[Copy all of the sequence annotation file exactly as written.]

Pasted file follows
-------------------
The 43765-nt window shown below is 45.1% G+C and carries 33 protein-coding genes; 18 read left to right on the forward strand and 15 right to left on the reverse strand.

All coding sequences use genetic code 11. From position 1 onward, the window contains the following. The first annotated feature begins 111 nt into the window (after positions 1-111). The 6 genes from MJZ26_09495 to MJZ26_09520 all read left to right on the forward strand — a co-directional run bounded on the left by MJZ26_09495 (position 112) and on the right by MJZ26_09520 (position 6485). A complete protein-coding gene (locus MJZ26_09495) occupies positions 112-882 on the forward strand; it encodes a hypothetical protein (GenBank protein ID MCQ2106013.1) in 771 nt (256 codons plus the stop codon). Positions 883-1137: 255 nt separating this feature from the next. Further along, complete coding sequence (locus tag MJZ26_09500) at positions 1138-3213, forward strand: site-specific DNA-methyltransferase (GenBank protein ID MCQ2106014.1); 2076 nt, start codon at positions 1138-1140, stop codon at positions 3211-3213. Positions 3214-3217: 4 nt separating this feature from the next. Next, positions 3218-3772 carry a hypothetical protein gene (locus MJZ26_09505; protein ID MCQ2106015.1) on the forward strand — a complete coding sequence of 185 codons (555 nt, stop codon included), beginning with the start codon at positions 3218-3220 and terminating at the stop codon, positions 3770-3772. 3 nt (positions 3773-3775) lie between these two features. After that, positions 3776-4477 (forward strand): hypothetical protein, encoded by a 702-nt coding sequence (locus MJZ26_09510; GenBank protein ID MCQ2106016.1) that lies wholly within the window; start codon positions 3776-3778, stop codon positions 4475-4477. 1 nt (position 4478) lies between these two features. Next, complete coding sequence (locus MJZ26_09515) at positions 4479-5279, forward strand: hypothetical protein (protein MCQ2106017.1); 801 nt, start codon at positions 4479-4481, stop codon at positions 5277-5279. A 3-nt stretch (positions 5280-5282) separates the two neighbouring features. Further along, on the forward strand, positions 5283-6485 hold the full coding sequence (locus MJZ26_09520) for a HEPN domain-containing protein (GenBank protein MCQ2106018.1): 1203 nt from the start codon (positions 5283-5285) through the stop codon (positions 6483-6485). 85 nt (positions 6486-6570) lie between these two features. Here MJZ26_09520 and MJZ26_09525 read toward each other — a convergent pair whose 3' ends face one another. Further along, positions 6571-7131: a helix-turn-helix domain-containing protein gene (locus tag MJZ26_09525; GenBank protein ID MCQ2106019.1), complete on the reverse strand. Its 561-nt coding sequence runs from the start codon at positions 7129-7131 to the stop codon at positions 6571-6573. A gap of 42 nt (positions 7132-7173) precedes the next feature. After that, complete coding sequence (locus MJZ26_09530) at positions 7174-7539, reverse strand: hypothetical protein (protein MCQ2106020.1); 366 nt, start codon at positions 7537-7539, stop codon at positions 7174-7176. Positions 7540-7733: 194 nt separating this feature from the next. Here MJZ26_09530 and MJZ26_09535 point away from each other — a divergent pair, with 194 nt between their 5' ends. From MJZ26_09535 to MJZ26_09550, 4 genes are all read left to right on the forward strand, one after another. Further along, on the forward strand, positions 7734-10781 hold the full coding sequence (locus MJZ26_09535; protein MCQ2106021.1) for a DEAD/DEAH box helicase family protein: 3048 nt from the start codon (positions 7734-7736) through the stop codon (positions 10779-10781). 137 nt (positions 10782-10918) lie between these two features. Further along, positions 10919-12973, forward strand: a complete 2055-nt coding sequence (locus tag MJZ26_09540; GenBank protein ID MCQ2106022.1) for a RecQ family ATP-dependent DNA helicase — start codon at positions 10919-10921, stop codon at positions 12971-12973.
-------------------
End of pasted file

The 43765-nt window shown below is 45.1% G+C and carries 33 protein-coding genes; 18 read left to right on the forward strand and 15 right to left on the reverse strand.

All coding sequences use genetic code 11. From position 1 onward, the window contains the following. The first annotated feature begins 111 nt into the window (after positions 1-111). The 6 genes from MJZ26_09495 to MJZ26_09520 all read left to right on the forward strand — a co-directional run bounded on the left by MJZ26_09495 (position 112) and on the right by MJZ26_09520 (position 6485). A complete protein-coding gene (locus MJZ26_09495) occupies positions 112-882 on the forward strand; it encodes a hypothetical protein (GenBank protein ID MCQ2106013.1) in 771 nt (256 codons plus the stop codon). Positions 883-1137: 255 nt separating this feature from the next. Further along, complete coding sequence (locus tag MJZ26_09500) at positions 1138-3213, forward strand: site-specific DNA-methyltransferase (GenBank protein ID MCQ2106014.1); 2076 nt, start codon at positions 1138-1140, stop codon at positions 3211-3213. Positions 3214-3217: 4 nt separating this feature from the next. Next, positions 3218-3772 carry a hypothetical protein gene (locus MJZ26_09505; protein ID MCQ2106015.1) on the forward strand — a complete coding sequence of 185 codons (555 nt, stop codon included), beginning with the start codon at positions 3218-3220 and terminating at the stop codon, positions 3770-3772. 3 nt (positions 3773-3775) lie between these two features. After that, positions 3776-4477 (forward strand): hypothetical protein, encoded by a 702-nt coding sequence (locus MJZ26_09510; GenBank protein ID MCQ2106016.1) that lies wholly within the window; start codon positions 3776-3778, stop codon positions 4475-4477. 1 nt (position 4478) lies between these two features. Next, complete coding sequence (locus MJZ26_09515) at positions 4479-5279, forward strand: hypothetical protein (protein MCQ2106017.1); 801 nt, start codon at positions 4479-4481, stop codon at positions 5277-5279. A 3-nt stretch (positions 5280-5282) separates the two neighbouring features. Further along, on the forward strand, positions 5283-6485 hold the full coding sequence (locus MJZ26_09520) for a HEPN domain-containing protein (GenBank protein MCQ2106018.1): 1203 nt from the start codon (positions 5283-5285) through the stop codon (positions 6483-6485). 85 nt (positions 6486-6570) lie between these two features. Here MJZ26_09520 and MJZ26_09525 read toward each other — a convergent pair whose 3' ends face one another. Further along, positions 6571-7131: a helix-turn-helix domain-containing protein gene (locus tag MJZ26_09525; GenBank protein ID MCQ2106019.1), complete on the reverse strand. Its 561-nt coding sequence runs from the start codon at positions 7129-7131 to the stop codon at positions 6571-6573. A gap of 42 nt (positions 7132-7173) precedes the next feature. After that, complete coding sequence (locus MJZ26_09530) at positions 7174-7539, reverse strand: hypothetical protein (protein MCQ2106020.1); 366 nt, start codon at positions 7537-7539, stop codon at positions 7174-7176. Positions 7540-7733: 194 nt separating this feature from the next. Here MJZ26_09530 and MJZ26_09535 point away from each other — a divergent pair, with 194 nt between their 5' ends. From MJZ26_09535 to MJZ26_09550, 4 genes are all read left to right on the forward strand, one after another. Further along, on the forward strand, positions 7734-10781 hold the full coding sequence (locus MJZ26_09535; protein MCQ2106021.1) for a DEAD/DEAH box helicase family protein: 3048 nt from the start codon (positions 7734-7736) through the stop codon (positions 10779-10781). 137 nt (positions 10782-10918) lie between these two features. Further along, positions 10919-12973, forward strand: a complete 2055-nt coding sequence (locus tag MJZ26_09540; GenBank protein ID MCQ2106022.1) for a RecQ family ATP-dependent DNA helicase — start codon at positions 10919-10921, stop codon at positions 12971-12973.